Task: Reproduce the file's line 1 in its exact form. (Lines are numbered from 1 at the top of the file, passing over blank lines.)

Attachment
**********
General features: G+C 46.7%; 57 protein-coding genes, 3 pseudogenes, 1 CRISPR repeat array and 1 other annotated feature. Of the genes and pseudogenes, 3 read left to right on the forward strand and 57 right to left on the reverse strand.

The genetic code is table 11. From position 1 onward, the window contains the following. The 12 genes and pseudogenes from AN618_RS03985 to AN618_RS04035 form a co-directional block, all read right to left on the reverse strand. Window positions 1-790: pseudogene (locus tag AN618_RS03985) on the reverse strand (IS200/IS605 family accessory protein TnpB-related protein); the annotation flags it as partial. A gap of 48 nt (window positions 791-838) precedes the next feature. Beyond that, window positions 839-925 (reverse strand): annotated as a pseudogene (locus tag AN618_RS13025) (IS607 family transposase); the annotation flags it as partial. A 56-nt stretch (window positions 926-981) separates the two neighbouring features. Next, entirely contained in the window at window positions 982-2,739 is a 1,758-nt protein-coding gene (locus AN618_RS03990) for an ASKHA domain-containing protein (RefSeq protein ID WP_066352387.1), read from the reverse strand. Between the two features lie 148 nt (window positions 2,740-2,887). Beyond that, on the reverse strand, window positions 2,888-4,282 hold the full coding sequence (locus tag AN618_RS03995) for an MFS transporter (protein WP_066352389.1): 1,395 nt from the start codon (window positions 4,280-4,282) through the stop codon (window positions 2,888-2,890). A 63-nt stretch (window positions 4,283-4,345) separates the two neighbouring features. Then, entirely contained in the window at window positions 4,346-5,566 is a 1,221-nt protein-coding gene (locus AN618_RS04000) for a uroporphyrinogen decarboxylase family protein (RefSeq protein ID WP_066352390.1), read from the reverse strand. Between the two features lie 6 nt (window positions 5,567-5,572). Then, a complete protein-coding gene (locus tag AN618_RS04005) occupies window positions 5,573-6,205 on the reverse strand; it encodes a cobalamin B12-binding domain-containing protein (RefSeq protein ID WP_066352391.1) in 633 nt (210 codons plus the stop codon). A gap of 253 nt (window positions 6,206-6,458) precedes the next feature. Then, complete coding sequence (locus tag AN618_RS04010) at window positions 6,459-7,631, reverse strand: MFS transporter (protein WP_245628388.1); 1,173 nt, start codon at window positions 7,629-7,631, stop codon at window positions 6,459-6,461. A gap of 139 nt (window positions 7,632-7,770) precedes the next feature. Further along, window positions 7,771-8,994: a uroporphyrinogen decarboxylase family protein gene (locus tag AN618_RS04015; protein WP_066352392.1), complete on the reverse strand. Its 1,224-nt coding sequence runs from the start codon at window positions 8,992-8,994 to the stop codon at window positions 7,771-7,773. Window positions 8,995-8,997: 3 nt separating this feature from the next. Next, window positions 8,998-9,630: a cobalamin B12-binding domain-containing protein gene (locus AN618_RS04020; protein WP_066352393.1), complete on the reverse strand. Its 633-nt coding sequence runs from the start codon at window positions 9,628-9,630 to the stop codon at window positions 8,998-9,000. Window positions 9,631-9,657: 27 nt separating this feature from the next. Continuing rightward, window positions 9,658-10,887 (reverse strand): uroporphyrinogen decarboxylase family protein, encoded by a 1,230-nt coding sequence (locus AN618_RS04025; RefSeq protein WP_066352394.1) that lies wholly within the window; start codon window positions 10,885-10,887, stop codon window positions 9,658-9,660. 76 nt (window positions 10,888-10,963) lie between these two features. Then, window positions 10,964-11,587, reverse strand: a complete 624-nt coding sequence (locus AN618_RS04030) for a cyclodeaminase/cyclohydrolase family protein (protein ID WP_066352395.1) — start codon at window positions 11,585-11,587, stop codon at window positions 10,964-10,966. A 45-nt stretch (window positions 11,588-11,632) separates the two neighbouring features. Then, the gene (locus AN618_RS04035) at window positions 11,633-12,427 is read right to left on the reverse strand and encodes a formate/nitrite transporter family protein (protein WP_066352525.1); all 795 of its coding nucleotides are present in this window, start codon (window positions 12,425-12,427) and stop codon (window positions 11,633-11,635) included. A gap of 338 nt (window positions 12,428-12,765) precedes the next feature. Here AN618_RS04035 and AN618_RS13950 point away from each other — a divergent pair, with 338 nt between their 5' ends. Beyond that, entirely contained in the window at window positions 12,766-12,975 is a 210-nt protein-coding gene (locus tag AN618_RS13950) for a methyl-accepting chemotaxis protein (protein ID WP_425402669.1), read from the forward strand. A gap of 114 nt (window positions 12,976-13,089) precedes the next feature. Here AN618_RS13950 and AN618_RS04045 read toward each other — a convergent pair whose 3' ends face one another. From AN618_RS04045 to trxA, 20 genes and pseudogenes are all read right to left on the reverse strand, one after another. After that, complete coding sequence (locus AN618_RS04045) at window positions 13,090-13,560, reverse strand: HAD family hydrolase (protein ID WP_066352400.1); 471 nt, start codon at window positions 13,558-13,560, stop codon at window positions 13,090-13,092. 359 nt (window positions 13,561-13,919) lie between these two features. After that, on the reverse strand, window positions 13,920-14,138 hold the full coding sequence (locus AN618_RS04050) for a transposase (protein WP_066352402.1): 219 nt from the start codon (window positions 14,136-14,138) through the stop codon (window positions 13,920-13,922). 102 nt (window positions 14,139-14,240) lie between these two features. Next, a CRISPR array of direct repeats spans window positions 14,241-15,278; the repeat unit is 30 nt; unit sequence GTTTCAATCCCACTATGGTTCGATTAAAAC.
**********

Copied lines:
General features: G+C 46.7%; 57 protein-coding genes, 3 pseudogenes, 1 CRISPR repeat array and 1 other annotated feature. Of the genes and pseudogenes, 3 read left to right on the forward strand and 57 right to left on the reverse strand.